Mediocrity watch: Our Rhee on Rose!


How to evaluate teachers: The other day, we noted the irony of Michelle Rhee’s campaign against mediocrity in public schools. We noted that Rhee seemed to be quite mediocre, in various ways, as DC school superintendent.

For ourselves, we liked several things about Rhee’s approach—but overall, she was at best mediocre. And if anyone ever doubted that, they should consider her conversation with Charlie Rose last night.

Rhee did a segment with Rose on his eponymous program. In one chunk of their conversation, they discussed the best ways to measure teacher performance.

To call their exchange “mediocre” is to grade on a very soft curve. As they started, Charlie dropped a famous name and Rhee established a principle:
ROSE (2/18/13): Bill Gates was here recently and he talked about teacher performance. How should we measure it?

RHEE: Well, the Gates Foundation has done some amazing work on this front. Because for a long time people said, well, we can’t possibly measure teacher performance, it’s an art and it’s not a science, etc. And what The Gates Foundation has found is that actually you can measure teacher performance.

ROSE: By more than simply test scores of the students.

RHEE: That’s right.
According to Rhee, the Gates people have found that you can measure teacher performance—and not just by looking at student test scores! Expectant, the analysts leaned forward in their chairs.

Soon, they slumped in their seats. This was Rhee’s account of the “amazing work” done by the Gates Foundation:
RHEE (continuing directly): Student academic growth should be part of the equation, based on their research. But you should look at observations of classroom practice, you should look at—

Interestingly, they found that how students rated their teachers correlated very highly to teacher overall performance.
So, so kids really know whether or not they’re in the classroom of a highly effective teacher or not. But the reality is that we have known for a very long time that we could identify great teachers and identify not-so-great teachers.

You walk into any school building anywhere in this country today and you ask parents or kids or other teachers, "Who’s the best teacher in the school?" They’ll tell you. Say, "Who—who is not so good?" And they’ll tell you that person, too.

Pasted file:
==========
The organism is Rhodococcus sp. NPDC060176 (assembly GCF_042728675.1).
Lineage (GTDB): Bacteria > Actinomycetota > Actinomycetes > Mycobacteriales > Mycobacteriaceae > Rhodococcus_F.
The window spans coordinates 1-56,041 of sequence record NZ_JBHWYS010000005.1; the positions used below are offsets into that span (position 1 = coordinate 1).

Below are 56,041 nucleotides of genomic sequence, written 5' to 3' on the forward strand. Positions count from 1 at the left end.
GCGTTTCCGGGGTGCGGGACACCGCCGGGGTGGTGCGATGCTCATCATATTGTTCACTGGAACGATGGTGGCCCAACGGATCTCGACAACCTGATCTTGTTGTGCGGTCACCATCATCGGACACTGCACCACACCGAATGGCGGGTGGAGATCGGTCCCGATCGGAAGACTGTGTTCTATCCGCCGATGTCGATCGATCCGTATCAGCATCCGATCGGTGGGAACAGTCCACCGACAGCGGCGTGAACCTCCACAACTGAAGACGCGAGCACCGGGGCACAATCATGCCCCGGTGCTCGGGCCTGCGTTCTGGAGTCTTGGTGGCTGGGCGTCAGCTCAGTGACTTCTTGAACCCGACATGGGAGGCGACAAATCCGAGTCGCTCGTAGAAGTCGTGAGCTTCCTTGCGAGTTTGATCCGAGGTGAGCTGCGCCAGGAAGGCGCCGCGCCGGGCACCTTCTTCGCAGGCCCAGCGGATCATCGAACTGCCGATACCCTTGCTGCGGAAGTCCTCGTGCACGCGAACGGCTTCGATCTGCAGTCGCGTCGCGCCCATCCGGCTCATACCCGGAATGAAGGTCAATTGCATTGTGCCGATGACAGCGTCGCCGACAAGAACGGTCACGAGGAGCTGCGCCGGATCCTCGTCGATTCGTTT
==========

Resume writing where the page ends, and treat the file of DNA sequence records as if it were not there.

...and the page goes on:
So there is a way that we can identify you know where, where different teachers are in terms of their, their performance. We just have to have a commitment to doing so.
If you want to know who the good teachers are, you just have to ask the students—or you can ask their parents! This is also a good way to spot the teachers who aren't very good.

Also, “you should look at observations of classroom practice.”

We’re willing to assume that the Gates folk may have come up with more than this. But this really is what Rhee told Rose:

If you want to go beyond student test scores, you can ask the students if their teachers are good, or you can observe the teachers. You can also ask other teachers if a teacher is good.

Charlie listened to this, then moved to another topic.

This exchange doesn’t come within a hundred miles of being “mediocre.” And yet, the Rose program airs on PBS. It is generally bill-boarded as one of our brightest news hours.

Rose was worthless last night, as he usually is when interviewing a Bloomberg favorite. As the week proceeds, we’ll share one or two of last evening’s other exchanges.

To watch last night's segment, click this.


  1. I wonder where the school district is that doesn't make some attempt to "observe classroom performance."

    On thing the Rhees never bother to deal with is the huge bureaucracy that would be required, and the expense, to do the kind of measurement they think they want. That's one reason large-scale replication of all these schemes is so problematic.

    If it is so easy to measure performance and to find the "bad" teachers, then it should be equally easy for administrators to get the bad ones terminated for cause.

  2. How old are these kids who are so good at judging teahers' performances? When I was a pupil, the teachers who were the nicest, gave the least homework and graded the most leniently were the most beloved by us kids. We hated the "mean" teachers, but in at least one instance this mean teacher, a Mr. Clemons, was very old school, tolerated no silliness, rode this students hard, eschewed such modern approaches and "the new math," and was generally feared and despised by anyone who fell under his tutelage or feared they might. But, by cracky, his students somehow managed to learn concepts that remained foggy to those with more beloved teachers.

  3. To add to the mix:
    Different teachers are effective for different students at different times. And students may (or may not) appreciate said effectiveness at the time -- or many years in retrospect.

    Not to mention the "set-up" work that the plodding masses of teachers do for the few teachers who are remembered by their students as gods or goddesses. That is all well and good. But do we then simply fire all the setter-uppers? We'd be left with a handful of super-hero-teachers for thousands and thousands, millions. Good luck to the super-heroes, then.